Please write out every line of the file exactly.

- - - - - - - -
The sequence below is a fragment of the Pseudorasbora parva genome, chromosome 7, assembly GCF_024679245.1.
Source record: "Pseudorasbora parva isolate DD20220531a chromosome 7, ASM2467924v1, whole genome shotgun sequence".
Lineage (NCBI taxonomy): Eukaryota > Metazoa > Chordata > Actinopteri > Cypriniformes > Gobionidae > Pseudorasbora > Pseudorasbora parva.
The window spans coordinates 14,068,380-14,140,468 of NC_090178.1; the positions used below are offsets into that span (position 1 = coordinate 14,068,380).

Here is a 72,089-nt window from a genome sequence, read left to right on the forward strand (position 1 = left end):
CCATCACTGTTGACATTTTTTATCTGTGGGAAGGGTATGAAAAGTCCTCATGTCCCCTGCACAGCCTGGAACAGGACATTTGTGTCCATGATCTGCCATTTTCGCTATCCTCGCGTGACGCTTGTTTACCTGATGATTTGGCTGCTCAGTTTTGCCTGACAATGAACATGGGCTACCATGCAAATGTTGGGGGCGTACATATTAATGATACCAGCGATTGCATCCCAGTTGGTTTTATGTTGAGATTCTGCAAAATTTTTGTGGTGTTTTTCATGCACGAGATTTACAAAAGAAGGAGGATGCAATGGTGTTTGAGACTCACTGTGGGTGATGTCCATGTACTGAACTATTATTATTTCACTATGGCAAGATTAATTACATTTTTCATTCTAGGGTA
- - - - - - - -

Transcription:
The sequence below is a fragment of the Pseudorasbora parva genome, chromosome 7, assembly GCF_024679245.1.
Source record: "Pseudorasbora parva isolate DD20220531a chromosome 7, ASM2467924v1, whole genome shotgun sequence".
Lineage (NCBI taxonomy): Eukaryota > Metazoa > Chordata > Actinopteri > Cypriniformes > Gobionidae > Pseudorasbora > Pseudorasbora parva.
The window spans coordinates 14,068,380-14,140,468 of NC_090178.1; the positions used below are offsets into that span (position 1 = coordinate 14,068,380).

Here is a 72,089-nt window from a genome sequence, read left to right on the forward strand (position 1 = left end):
CCATCACTGTTGACATTTTTTATCTGTGGGAAGGGTATGAAAAGTCCTCATGTCCCCTGCACAGCCTGGAACAGGACATTTGTGTCCATGATCTGCCATTTTCGCTATCCTCGCGTGACGCTTGTTTACCTGATGATTTGGCTGCTCAGTTTTGCCTGACAATGAACATGGGCTACCATGCAAATGTTGGGGGCGTACATATTAATGATACCAGCGATTGCATCCCAGTTGGTTTTATGTTGAGATTCTGCAAAATTTTTGTGGTGTTTTTCATGCACGAGATTTACAAAAGAAGGAGGATGCAATGGTGTTTGAGACTCACTGTGGGTGATGTCCATGTACTGAACTATTATTATTTCACTATGGCAAGATTAATTACATTTTTCATTCTAGGGTA